On Thursday, Alice Munro became the 110th winner of the Nobel Prize in Literature, and only the 13th woman to win the award in more than a century. The Canadian writer was hailed by the Swedish Academy as a "master of the contemporary short story." Over a four-decade career, Munro has written 14 collections of stories and one novel.
A young baseball player who gets hit by a fastball must find the courage to step back up to the plate. Michael Northrop, the author of Plunked, is no stranger to overcoming obstacles — he's dyslexic, and he says that learning to read was a real struggle when he was a kid: "I can't read fast. I can read carefully, though."
For two weeks in November, McDonald's will swap out the toys in its kids' meals for original books that have nutritionally focused themes. The fast-food giant's plunge into publishing has inspired some witty mock Mcbook titles. But critics of its marketing to kids aren't so amused.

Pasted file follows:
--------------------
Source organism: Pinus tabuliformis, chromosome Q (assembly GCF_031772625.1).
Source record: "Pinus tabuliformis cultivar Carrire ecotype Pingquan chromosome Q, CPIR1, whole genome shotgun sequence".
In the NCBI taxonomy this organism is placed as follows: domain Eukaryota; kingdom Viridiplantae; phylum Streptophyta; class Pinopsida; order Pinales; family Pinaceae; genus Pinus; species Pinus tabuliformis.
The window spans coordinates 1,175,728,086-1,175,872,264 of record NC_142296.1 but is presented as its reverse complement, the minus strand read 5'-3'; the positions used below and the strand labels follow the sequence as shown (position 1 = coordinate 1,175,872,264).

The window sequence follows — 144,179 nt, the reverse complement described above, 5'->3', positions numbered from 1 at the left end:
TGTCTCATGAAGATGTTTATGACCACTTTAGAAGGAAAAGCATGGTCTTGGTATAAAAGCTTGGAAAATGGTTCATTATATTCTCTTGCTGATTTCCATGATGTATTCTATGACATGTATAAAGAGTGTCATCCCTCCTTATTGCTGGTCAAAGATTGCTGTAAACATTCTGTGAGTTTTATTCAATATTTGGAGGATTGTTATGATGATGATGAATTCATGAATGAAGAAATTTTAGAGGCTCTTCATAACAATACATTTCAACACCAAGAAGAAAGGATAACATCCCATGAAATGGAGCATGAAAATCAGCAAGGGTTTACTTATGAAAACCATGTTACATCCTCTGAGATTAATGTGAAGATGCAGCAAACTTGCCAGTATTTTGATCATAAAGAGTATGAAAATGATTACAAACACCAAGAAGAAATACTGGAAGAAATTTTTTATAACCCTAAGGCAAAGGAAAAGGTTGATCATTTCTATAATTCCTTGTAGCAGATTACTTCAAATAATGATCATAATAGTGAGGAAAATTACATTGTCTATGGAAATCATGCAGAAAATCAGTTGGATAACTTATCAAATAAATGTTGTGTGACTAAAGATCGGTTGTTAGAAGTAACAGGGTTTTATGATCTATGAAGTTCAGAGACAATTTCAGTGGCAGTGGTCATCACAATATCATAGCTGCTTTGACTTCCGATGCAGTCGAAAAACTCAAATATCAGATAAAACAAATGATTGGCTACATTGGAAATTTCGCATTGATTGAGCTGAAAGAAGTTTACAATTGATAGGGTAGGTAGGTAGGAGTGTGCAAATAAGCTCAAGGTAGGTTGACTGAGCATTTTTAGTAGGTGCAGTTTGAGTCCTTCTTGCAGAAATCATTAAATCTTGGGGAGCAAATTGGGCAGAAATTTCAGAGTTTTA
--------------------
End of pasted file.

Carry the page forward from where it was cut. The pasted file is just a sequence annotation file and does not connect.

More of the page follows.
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Since wrapping up the last Harry Potter film, Daniel Radcliffe has taken on roles you may not have expected from the former boy wizard. He tells Fresh Air that starting his acting career so young gave him a sense of purpose he wasn't finding in the British school system, and he hasn't looked back since.
Foster Farms, the large California-based chicken processor at the center of a major salmonella outbreak, faces the threat of a USDA closure of three of its facilities by the end of the day Thursday. Some 278 people in multiple states have been sickened in the outbreak.
Munro's short-story collections include Dance of the Happy Shades, The Moons of Jupiter and, most recently, Dear Life. The author, who has been writing for more than 60 years, is only the 13th woman to win the prize.
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